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Lumia 1020 and iPhone 5s get compared with DSLRs, Nokia's camera deemed years ahead of the iPhone

Lumia 1020 and iPhone 5s get compared with DSLRs, Nokia's camera deemed years ahead of the iPhoneWhen the renowned Dpreview makes a phone camera comparison with their favorite DSLRs, one ought to listen. When this comparison involves Nokia Lumia 1020 with its 41 MP sensor, and one of the most widely used cameras out there - the one on the iPhone 5s - one ought to listen more. The DSLRs in question included some heavyweights out there, such as Canon EOS 10D, Canon EOS 20D, Canon EOS 30D, Canon EOS 40D, Nikon D800 and the Nikon FM2 film camera.

The iPhone's camera was praised for its ease of use with nearly no manual controls and incredibly fast shot-to-shot times, which allowed the comparison authors to take ten shots per second in burst mode. When it comes to image quality in good lighting, however, the folks from Dpreview lauded the tiny but powerful lens that Nokia created along with Zeiss, which allows soaking in so much detail from the center to the edge of the frame, almost as much as the Nikon D800 was capable of, and that one is much larger. 

Lumia 1020 and iPhone 5s get compared with DSLRs, Nokia's camera deemed years ahead of the iPhone

The whole piece is worth reading, but here is the final verdict, which tells you how far smartphone cameras have advanced in the last year or two:

Gun to head … time to come up with a number. How many years are smartphones behind the best $2,000 DSLRs? Comparing detail resolved, I'll say the iPhone 5S currently sits 8-9 years behind the DLSRs in bright light, while the Nokia trails by less than 6 years — probably nearer to 3. This is even when you allow the DSLRs the luxury of a $1,700 lens, and shooting in raw. In bright light, the Nokia came close to competing with the detail from the best DLSR yet made.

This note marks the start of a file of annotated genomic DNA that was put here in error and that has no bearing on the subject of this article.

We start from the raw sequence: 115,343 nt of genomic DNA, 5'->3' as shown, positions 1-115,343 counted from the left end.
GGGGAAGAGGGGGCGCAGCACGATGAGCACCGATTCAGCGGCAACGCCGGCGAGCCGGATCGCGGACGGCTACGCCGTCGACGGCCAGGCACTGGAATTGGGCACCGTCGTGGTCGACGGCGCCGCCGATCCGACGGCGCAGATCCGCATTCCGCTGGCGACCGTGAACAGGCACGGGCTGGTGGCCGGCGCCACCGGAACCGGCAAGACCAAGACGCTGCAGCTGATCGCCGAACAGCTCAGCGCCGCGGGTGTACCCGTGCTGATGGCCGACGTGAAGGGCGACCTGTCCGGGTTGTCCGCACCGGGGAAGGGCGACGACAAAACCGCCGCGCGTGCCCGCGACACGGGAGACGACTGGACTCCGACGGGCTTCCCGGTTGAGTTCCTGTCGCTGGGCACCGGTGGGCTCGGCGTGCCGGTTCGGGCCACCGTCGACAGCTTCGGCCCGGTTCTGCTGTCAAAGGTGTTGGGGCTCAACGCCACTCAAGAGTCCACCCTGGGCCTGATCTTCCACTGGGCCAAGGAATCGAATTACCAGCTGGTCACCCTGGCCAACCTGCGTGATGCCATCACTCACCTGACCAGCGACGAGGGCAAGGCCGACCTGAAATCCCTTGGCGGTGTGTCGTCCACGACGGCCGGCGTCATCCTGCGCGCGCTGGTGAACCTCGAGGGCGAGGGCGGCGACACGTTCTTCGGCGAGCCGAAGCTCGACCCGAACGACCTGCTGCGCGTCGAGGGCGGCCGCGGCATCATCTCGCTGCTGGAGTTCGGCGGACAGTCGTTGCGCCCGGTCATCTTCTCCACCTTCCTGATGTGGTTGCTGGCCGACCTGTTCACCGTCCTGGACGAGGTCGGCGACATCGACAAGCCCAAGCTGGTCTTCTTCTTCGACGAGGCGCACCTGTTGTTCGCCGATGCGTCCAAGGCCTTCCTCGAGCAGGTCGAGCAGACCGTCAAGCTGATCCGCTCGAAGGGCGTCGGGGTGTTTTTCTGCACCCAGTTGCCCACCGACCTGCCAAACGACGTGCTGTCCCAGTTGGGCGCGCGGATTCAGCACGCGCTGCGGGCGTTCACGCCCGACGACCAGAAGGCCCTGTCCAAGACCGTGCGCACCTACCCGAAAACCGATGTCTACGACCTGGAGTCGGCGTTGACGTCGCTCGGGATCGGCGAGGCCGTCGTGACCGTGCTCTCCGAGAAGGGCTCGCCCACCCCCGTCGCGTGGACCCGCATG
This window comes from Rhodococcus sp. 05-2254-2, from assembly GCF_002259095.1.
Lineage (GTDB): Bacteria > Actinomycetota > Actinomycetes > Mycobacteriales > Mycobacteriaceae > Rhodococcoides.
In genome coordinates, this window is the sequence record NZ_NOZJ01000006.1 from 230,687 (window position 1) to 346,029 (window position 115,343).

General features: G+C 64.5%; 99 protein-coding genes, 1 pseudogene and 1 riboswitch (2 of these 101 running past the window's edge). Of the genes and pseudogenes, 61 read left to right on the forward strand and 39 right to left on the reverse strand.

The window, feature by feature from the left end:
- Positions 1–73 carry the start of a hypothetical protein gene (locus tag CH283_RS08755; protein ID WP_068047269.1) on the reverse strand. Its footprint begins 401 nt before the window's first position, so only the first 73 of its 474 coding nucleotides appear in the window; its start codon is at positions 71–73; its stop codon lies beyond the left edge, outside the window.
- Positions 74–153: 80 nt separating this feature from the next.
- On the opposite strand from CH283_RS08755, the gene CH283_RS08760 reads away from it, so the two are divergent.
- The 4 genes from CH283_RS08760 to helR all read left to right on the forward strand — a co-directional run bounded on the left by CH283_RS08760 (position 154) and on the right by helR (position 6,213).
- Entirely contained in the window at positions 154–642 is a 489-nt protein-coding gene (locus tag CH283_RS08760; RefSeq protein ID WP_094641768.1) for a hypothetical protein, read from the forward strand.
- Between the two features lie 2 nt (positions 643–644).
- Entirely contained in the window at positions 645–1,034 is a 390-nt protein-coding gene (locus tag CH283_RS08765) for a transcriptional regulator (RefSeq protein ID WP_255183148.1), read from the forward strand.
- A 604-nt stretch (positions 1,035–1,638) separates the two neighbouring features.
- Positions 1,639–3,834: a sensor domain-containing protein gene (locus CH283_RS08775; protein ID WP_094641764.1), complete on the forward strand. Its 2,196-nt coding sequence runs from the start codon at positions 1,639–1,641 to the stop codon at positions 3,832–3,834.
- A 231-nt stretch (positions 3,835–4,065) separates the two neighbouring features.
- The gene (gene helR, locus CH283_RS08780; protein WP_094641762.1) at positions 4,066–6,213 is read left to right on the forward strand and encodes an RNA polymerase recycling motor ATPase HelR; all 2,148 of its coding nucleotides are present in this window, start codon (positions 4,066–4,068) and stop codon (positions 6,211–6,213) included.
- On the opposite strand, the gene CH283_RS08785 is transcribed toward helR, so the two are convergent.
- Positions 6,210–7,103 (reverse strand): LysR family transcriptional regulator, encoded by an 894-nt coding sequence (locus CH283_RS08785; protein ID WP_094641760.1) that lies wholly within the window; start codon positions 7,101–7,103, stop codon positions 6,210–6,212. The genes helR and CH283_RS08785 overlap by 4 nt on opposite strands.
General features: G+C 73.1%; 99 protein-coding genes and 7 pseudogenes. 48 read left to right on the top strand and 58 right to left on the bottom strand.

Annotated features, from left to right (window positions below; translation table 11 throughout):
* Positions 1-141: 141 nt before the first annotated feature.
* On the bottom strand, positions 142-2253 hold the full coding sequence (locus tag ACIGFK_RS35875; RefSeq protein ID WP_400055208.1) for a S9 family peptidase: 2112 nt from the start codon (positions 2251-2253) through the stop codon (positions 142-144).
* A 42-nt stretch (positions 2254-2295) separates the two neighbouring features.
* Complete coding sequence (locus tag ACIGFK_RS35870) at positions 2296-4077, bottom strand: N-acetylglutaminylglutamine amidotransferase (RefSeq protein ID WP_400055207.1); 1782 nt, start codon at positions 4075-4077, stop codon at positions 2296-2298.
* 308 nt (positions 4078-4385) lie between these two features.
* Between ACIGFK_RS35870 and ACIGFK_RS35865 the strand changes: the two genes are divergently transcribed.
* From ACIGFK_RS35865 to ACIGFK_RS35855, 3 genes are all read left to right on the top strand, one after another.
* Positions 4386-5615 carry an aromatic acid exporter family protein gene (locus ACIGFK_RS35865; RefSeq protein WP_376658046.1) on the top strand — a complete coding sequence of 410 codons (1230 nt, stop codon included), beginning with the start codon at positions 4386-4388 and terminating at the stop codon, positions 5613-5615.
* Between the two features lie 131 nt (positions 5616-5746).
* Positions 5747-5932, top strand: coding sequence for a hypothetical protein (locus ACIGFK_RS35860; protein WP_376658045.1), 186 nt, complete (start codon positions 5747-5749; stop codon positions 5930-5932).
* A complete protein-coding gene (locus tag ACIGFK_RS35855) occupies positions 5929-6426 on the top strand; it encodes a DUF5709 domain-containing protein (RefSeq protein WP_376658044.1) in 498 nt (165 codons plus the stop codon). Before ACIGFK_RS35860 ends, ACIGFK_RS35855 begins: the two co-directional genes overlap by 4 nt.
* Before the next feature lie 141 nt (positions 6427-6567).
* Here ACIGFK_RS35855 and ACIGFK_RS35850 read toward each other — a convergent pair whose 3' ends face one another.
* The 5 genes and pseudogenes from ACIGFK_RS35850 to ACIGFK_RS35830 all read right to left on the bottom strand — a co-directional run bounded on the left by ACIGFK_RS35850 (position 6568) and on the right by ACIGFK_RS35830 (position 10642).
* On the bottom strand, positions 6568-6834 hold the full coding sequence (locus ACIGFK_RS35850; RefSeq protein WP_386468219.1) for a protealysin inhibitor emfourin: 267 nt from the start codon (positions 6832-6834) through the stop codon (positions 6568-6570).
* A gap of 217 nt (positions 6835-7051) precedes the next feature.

Step into candlelight, and the gap between phones and DSLRs widens and becomes more a matter of taste, pivoting around your preferred tradeoff between speckly noise and smeary noise reduction. From our ad-hoc panel of 15 non-photographers, the iPhone trails the DSLRs by about 10 years, and the Nokia about 8.

Splitting the difference between candlelight and daylight, around 6 years of technology has made up for the massive difference in the size of the lenses and sensors between the best phone and the $2,000 DSLRs.

I was stunned.

This isn’t saying that the Nokia is a better camera than a 2007 Canon EOS 40D. It’s not. Detail makes up just a tiny fraction of the goodness of a camera, and none of what makes it a pleasure to use. The Nokia is much slower, can’t focus on moving targets, can’t easily defocus part of the picture, can’t change the perspective and feel of pictures by zooming or changing lenses, and can’t capture the same range of brightness in one shot that the latest SLRs can. Yet.

The curious thing about this list is that everything on it except one — changing lenses — can be fixed with faster processing. The iPhones, Galaxies and LGs have shown it already. And we know that faster processing is inevitable. The physical design of SLRs gave them a huge headstart over phones for both picture quality and usability, but advances in on-board processing are now quickly eroding that lead.

DSLRs aren’t standing still — they’re improving all the time too. But are they improving fast enough?
source: DPReview

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